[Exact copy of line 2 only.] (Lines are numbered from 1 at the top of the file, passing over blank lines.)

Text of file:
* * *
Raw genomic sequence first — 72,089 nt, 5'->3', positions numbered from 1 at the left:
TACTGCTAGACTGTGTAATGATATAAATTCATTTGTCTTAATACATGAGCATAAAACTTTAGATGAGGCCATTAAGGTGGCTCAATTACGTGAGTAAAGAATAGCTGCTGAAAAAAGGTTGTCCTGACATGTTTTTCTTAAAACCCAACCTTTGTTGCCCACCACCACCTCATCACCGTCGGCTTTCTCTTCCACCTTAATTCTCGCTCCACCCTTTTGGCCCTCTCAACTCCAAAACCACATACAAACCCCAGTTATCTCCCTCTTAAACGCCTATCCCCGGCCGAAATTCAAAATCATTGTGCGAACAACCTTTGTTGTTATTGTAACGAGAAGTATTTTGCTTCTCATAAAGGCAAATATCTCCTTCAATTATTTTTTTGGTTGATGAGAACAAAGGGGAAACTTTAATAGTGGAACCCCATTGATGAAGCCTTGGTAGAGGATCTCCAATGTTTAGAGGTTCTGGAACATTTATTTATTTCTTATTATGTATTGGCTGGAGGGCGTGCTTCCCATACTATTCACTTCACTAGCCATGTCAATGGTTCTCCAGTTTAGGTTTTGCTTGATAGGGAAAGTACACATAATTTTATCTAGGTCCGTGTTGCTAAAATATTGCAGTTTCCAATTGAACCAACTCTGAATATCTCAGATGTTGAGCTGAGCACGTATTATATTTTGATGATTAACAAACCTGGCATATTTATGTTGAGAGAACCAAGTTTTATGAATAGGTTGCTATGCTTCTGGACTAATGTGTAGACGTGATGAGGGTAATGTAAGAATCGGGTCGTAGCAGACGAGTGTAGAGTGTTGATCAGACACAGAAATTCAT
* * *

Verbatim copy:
TACTGCTAGACTGTGTAATGATATAAATTCATTTGTCTTAATACATGAGCATAAAACTTTAGATGAGGCCATTAAGGTGGCTCAATTACGTGAGTAAAGAATAGCTGCTGAAAAAAGGTTGTCCTGACATGTTTTTCTTAAAACCCAACCTTTGTTGCCCACCACCACCTCATCACCGTCGGCTTTCTCTTCCACCTTAATTCTCGCTCCACCCTTTTGGCCCTCTCAACTCCAAAACCACATACAAACCCCAGTTATCTCCCTCTTAAACGCCTATCCCCGGCCGAAATTCAAAATCATTGTGCGAACAACCTTTGTTGTTATTGTAACGAGAAGTATTTTGCTTCTCATAAAGGCAAATATCTCCTTCAATTATTTTTTTGGTTGATGAGAACAAAGGGGAAACTTTAATAGTGGAACCCCATTGATGAAGCCTTGGTAGAGGATCTCCAATGTTTAGAGGTTCTGGAACATTTATTTATTTCTTATTATGTATTGGCTGGAGGGCGTGCTTCCCATACTATTCACTTCACTAGCCATGTCAATGGTTCTCCAGTTTAGGTTTTGCTTGATAGGGAAAGTACACATAATTTTATCTAGGTCCGTGTTGCTAAAATATTGCAGTTTCCAATTGAACCAACTCTGAATATCTCAGATGTTGAGCTGAGCACGTATTATATTTTGATGATTAACAAACCTGGCATATTTATGTTGAGAGAACCAAGTTTTATGAATAGGTTGCTATGCTTCTGGACTAATGTGTAGACGTGATGAGGGTAATGTAAGAATCGGGTCGTAGCAGACGAGTGTAGAGTGTTGATCAGACACAGAAATTCAT